Best Shoes For Diabetes Without Neuropathy
What are the best shoes for people with diabetes? It depends. There are two broad categories of people who have diabetes, those with sensation, and those without. As diabetes progresses, the individual affected may lose sensation. This usually starts in the toes, but may progress to encompass the foot, lower leg, and beyond. This is called neuropathy, and these individuals need diabetic shoes and special inserts (More about neuropathy here). You need a prescription for diabetic shoes and inserts, see your podiatrist for further information.
This article describes best options for those people without neuropathy. I will be discussing athletic and walking shoes here, we will defer discussion of boots and dress shoes to another article. There are several elements that go into the best shoes; the support offered by the shoe, the fit, the material and the insert. A simple test of a shoe is to take it out of the box and bend it (folding the toes backwards). If the shoe folds over like a pancake, it’s poorly made and will provide little support. If, when folded, the shoe offers stiffer resistance it is better made and will offer better support.
What Is Shoe Fit?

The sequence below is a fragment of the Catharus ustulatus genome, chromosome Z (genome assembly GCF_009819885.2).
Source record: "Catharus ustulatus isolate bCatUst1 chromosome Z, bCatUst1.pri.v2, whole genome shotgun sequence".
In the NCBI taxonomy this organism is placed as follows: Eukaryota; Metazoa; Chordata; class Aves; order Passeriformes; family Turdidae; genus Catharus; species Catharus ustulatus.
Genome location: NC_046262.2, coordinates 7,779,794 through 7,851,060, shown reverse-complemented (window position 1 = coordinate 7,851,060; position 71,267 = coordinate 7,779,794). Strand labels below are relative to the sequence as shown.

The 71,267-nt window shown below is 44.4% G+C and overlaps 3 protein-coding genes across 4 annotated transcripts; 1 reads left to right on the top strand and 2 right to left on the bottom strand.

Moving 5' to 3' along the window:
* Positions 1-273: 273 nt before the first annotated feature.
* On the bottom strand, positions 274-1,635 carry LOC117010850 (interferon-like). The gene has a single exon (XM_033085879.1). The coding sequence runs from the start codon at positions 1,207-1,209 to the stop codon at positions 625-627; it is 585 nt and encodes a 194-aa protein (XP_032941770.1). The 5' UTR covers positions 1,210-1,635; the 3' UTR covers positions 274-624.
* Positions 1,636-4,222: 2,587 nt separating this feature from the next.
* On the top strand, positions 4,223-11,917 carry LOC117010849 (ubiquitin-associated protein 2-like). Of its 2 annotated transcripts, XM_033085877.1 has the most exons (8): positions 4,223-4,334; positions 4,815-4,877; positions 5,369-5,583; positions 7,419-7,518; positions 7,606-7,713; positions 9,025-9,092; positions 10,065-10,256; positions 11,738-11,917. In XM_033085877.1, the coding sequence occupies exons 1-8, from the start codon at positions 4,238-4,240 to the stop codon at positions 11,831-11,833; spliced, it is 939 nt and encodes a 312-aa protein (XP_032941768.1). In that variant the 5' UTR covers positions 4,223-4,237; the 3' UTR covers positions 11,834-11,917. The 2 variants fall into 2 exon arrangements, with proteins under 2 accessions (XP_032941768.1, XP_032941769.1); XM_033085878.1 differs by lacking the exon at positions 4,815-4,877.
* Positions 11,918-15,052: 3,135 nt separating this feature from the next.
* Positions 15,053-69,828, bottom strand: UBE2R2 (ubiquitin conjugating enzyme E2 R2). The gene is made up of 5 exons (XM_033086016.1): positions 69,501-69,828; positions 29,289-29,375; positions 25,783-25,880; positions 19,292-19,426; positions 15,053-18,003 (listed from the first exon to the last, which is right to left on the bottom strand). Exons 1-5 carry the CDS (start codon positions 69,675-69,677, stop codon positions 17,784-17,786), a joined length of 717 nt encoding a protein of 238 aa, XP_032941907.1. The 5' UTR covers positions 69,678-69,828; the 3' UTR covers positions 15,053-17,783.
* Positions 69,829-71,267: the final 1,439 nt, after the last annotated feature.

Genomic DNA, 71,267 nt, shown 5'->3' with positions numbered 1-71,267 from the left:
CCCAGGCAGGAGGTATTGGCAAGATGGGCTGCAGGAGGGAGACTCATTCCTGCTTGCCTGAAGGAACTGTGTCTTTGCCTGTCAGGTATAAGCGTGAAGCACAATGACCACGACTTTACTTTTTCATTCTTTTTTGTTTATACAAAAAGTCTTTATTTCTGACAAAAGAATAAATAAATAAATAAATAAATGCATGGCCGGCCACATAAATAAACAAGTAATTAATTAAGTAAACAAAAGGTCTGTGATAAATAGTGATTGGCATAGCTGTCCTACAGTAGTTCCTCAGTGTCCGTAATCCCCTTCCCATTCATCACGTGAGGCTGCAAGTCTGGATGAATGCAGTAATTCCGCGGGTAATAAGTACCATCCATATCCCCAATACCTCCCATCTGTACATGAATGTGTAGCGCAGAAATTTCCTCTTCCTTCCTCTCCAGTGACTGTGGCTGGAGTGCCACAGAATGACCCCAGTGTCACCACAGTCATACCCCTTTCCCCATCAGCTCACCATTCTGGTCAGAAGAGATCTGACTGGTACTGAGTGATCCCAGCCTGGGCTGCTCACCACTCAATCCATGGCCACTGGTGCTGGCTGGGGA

Fit is critical when selecting appropriate shoegear. It is important to realize that the fit of every shoe is different. Even when comparing shoes from the same manufacturer and from the same line of shoes, the size will be slightly different. Lets picture a pair of women’s shoes size 8. Shoes are made using a device called a last. The last is used to determine the size of the shoe, but the last wears out over time. A given last may be used to make hundreds to thousands of pairs of shoes, but as it is used it is worn down. So the shoes that I referenced above which are women’s size 8 will have variation depending on whether they were manufactured early in the use of the last, or right before the last was retired. Also different manufacturers will have different lasts, and use different techniques to produce the shoes. The point I’m trying to make is even a pair of women’s size 8 shoes which are right next to each other on the shelf will have a slightly different fit.
What’s a Shoe Made Of?
Look at the material that the shoe is made out of. Most athletic shoes are hybrids made with mesh uppers, while walking shoes are either mesh or leather uppers. This is very important as the material will be right next to your skin. Mesh and leather both put tension against the skin, especially in the forefoot near your great toe and your little toe. These areas are called the first metatarsal and the fifth metatarsal.
If you have a bunion, or a tailor’s bunion, these bones will be more prominent, and will tend to ‘poke-out’ more. Over time both materials will adapt, but the mesh tends to hold more of it’s form, while the leather will be stretched into the shape of the underlying foot.
What Is A Shoe Insert?